General Characteristics: The Boysenberry is a trailing plant that requires a trellis. Deciduous. Rapid growing canes to 5 to 6 feet long. A boysenberry is a cross between a blackberry, red raspberry, and loganberry. It was discovered by Rudolph Boysen, and first commercially cultivated by Walter Knott. When asked what they were called, Knott said, "Boysenberries". As their popularity grew, Mrs. Knott began making preserves which ultimately made Knott's Berry Farm in Buena Park, California world famous. Large maroon berries resembling raspberries with the flavor of wild blackberries. Delicious when eaten raw or cooked. Good for canning, freezing, fresh. Remarkably drought resistant. Self-fertile. Tolerates dry conditions. With plenty of cropping, the strength of the plant is very vigorous.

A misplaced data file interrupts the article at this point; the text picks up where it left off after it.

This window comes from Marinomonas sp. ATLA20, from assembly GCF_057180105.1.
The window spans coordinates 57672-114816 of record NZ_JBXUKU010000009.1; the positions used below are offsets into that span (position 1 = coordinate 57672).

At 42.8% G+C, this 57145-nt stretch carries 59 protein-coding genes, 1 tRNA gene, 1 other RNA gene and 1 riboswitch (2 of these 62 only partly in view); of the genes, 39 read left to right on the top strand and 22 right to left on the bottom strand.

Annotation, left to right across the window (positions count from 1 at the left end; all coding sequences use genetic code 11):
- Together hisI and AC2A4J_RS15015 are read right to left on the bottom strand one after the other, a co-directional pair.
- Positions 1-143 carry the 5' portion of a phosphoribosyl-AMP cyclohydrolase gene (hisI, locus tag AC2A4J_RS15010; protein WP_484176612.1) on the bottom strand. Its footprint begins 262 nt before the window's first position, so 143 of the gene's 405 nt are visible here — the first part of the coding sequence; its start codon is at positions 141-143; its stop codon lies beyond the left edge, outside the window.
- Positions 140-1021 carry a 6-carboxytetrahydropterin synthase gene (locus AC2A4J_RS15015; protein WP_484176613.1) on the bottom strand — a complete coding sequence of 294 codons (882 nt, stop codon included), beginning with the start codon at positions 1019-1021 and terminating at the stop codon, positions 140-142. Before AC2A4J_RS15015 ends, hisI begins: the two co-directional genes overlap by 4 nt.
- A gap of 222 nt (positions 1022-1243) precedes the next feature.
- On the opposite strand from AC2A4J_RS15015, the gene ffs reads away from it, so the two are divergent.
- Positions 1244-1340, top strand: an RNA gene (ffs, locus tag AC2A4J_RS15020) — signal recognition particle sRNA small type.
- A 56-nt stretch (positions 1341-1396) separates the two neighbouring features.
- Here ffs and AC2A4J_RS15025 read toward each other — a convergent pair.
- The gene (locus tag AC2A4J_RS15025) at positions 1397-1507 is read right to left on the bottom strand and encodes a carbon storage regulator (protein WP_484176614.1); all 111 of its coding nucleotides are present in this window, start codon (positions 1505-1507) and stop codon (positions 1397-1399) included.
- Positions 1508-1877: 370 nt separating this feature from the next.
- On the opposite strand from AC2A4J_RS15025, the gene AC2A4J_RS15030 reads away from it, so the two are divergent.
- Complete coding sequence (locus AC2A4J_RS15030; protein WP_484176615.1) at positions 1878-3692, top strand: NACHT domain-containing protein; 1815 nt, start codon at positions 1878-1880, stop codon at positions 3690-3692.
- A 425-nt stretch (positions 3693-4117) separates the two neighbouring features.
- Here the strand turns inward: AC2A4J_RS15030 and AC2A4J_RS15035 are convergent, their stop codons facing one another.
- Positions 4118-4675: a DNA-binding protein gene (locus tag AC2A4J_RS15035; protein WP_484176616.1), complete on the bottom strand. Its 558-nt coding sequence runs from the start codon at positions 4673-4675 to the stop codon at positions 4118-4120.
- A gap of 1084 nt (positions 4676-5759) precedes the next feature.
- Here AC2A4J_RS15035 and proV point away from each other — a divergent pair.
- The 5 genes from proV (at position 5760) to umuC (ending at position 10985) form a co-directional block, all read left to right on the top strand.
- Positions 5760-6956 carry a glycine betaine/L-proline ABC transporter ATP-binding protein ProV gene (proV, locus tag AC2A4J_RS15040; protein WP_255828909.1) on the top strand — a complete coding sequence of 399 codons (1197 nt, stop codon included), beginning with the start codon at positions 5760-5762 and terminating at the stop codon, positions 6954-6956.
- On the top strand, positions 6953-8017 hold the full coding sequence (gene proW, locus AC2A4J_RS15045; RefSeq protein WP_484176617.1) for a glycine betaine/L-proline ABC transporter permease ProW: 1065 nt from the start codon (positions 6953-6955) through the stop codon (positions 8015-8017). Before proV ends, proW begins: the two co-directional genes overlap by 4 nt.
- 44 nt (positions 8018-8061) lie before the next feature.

Boysenberries, like Dewberries, and Loganberries are a trailing-type of blackberries. Plants grow horizontally, compared to the erect habit of most blackberries. To grow, most plants are tied to supports or wires to limit their trailing habit. Fruits are sweeter, ripen sooner and are in looser clusters.